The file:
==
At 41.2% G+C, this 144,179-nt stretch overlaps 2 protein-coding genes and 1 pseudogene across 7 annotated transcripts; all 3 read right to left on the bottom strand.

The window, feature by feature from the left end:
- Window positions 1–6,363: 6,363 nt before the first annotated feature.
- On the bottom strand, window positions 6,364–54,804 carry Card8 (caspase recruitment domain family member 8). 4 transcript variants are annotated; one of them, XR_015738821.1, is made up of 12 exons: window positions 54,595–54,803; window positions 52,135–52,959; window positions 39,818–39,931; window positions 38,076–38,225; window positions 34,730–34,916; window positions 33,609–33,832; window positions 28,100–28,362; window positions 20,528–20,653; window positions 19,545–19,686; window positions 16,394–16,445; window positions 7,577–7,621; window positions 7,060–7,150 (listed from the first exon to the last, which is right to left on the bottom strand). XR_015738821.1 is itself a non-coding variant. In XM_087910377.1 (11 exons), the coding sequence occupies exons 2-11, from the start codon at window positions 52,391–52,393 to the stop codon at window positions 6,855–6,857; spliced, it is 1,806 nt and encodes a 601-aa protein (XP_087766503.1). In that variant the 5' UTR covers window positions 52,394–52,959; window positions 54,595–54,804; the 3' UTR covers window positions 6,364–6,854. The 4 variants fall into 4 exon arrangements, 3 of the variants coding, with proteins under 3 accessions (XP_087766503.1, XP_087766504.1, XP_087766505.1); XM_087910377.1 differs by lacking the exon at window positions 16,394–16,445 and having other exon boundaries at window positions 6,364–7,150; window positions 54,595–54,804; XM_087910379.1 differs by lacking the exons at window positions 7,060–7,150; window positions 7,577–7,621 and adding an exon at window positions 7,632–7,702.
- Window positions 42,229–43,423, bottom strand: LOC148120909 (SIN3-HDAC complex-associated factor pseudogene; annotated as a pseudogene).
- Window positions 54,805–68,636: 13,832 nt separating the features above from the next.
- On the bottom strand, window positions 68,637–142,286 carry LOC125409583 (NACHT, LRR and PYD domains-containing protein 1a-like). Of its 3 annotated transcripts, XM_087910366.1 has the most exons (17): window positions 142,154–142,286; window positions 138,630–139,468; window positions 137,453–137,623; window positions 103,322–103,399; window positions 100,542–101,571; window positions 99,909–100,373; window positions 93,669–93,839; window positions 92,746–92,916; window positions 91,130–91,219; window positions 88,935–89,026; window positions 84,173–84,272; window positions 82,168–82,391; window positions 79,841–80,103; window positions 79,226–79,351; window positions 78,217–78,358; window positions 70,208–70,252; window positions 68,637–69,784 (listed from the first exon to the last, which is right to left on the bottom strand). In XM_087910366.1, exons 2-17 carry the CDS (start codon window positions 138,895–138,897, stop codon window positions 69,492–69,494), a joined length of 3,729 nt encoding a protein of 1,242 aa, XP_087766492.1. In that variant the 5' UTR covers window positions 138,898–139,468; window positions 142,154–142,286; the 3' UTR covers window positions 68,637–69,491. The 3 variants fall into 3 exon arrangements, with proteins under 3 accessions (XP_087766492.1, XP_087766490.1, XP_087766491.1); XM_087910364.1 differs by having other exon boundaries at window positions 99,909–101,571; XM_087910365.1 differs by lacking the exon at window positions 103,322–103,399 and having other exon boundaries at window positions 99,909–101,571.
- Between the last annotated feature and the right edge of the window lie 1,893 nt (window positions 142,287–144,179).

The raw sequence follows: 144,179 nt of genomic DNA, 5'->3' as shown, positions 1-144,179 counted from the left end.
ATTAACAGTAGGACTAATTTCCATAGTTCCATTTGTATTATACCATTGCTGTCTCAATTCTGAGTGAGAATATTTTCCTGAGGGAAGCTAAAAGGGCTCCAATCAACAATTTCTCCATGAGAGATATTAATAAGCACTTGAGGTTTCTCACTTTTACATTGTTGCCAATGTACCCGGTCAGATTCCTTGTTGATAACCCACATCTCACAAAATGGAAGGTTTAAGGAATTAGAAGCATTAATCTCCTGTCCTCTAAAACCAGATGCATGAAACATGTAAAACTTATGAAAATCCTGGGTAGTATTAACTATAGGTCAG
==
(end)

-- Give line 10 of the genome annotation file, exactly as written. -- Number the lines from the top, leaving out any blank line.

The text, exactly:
ATTAACAGTAGGACTAATTTCCATAGTTCCATTTGTATTATACCATTGCTGTCTCAATTCTGAGTGAGAATATTTTCCTGAGGGAAGCTAAAAGGGCTCCAATCAACAATTTCTCCATGAGAGATATTAATAAGCACTTGAGGTTTCTCACTTTTACATTGTTGCCAATGTACCCGGTCAGATTCCTTGTTGATAACCCACATCTCACAAAATGGAAGGTTTAAGGAATTAGAAGCATTAATCTCCTGTCCTCTAAAACCAGATGCATGAAACATGTAAAACTTATGAAAATCCTGGGTAGTATTAACTATAGGTCAG